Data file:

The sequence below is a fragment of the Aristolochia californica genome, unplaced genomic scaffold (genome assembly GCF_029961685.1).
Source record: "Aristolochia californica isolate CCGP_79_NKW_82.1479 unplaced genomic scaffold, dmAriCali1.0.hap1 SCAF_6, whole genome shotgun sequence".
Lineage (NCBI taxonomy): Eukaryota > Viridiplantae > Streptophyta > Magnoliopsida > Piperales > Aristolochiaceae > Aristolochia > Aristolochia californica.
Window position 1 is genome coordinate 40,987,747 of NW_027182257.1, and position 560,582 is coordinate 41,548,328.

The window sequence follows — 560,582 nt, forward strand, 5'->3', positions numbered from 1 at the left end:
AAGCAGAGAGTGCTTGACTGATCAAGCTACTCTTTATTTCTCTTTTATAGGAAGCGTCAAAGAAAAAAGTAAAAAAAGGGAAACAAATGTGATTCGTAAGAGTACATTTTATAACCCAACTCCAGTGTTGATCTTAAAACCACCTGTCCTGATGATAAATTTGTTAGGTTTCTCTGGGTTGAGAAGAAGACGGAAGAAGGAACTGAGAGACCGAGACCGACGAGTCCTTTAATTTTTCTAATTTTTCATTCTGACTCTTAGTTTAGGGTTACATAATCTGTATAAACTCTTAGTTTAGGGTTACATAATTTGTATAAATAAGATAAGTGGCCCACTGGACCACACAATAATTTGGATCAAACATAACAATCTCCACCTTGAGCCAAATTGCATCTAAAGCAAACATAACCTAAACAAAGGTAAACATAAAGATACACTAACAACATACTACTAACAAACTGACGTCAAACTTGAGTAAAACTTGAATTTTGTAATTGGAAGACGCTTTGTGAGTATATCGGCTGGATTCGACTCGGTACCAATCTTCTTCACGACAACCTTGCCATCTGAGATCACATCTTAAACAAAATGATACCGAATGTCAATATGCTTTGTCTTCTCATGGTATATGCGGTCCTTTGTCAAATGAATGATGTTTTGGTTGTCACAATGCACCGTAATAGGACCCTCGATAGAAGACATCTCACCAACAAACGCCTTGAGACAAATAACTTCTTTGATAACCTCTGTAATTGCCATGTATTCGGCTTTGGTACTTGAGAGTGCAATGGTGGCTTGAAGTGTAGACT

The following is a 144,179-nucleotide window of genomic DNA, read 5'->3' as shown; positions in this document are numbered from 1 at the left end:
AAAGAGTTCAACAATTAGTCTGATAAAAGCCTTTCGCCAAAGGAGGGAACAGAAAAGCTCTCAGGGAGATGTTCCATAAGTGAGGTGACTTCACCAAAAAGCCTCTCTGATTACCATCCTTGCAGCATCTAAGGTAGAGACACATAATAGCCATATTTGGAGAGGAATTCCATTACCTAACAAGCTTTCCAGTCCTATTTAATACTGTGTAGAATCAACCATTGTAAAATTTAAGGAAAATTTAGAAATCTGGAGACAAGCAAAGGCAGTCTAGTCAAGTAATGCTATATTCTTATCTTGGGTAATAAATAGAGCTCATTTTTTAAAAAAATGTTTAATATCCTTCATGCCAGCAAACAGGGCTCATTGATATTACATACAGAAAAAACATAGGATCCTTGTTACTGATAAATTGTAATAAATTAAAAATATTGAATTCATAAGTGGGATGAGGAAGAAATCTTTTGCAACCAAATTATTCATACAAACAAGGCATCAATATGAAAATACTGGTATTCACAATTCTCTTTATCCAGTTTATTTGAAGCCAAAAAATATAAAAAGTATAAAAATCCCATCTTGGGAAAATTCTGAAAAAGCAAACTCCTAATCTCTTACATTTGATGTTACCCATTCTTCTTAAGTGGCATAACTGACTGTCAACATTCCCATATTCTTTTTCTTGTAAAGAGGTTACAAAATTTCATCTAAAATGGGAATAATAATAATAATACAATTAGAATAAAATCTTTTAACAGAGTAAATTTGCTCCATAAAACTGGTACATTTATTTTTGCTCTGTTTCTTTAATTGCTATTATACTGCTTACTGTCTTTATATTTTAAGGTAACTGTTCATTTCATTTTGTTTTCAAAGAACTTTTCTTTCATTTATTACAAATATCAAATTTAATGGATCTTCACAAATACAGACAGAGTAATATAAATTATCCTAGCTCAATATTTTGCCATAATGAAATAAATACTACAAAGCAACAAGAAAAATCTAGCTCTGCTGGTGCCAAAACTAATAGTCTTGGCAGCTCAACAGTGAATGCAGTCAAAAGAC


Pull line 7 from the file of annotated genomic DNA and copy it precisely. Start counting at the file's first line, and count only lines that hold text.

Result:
The following is a 144,179-nucleotide window of genomic DNA, read 5'->3' as shown; positions in this document are numbered from 1 at the left end: